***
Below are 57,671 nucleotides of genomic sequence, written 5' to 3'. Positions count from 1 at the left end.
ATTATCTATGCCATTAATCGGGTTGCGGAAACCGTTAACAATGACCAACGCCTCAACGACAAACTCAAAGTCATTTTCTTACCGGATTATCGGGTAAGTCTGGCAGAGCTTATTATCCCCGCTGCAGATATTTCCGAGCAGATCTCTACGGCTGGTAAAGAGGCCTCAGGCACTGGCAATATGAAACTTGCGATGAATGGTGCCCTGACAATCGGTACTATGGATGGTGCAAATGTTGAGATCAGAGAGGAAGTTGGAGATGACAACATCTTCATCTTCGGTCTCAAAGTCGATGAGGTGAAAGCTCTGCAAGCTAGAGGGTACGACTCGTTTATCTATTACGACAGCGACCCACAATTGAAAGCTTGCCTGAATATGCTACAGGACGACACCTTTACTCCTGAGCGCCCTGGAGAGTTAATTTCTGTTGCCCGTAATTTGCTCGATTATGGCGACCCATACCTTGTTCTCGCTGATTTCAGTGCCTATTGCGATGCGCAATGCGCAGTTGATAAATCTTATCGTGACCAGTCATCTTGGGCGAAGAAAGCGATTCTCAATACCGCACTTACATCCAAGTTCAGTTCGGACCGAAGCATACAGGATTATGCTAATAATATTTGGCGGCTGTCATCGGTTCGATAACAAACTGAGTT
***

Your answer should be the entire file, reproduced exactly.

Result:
Below are 57,671 nucleotides of genomic sequence, written 5' to 3'. Positions count from 1 at the left end.
ATTATCTATGCCATTAATCGGGTTGCGGAAACCGTTAACAATGACCAACGCCTCAACGACAAACTCAAAGTCATTTTCTTACCGGATTATCGGGTAAGTCTGGCAGAGCTTATTATCCCCGCTGCAGATATTTCCGAGCAGATCTCTACGGCTGGTAAAGAGGCCTCAGGCACTGGCAATATGAAACTTGCGATGAATGGTGCCCTGACAATCGGTACTATGGATGGTGCAAATGTTGAGATCAGAGAGGAAGTTGGAGATGACAACATCTTCATCTTCGGTCTCAAAGTCGATGAGGTGAAAGCTCTGCAAGCTAGAGGGTACGACTCGTTTATCTATTACGACAGCGACCCACAATTGAAAGCTTGCCTGAATATGCTACAGGACGACACCTTTACTCCTGAGCGCCCTGGAGAGTTAATTTCTGTTGCCCGTAATTTGCTCGATTATGGCGACCCATACCTTGTTCTCGCTGATTTCAGTGCCTATTGCGATGCGCAATGCGCAGTTGATAAATCTTATCGTGACCAGTCATCTTGGGCGAAGAAAGCGATTCTCAATACCGCACTTACATCCAAGTTCAGTTCGGACCGAAGCATACAGGATTATGCTAATAATATTTGGCGGCTGTCATCGGTTCGATAACAAACTGAGTT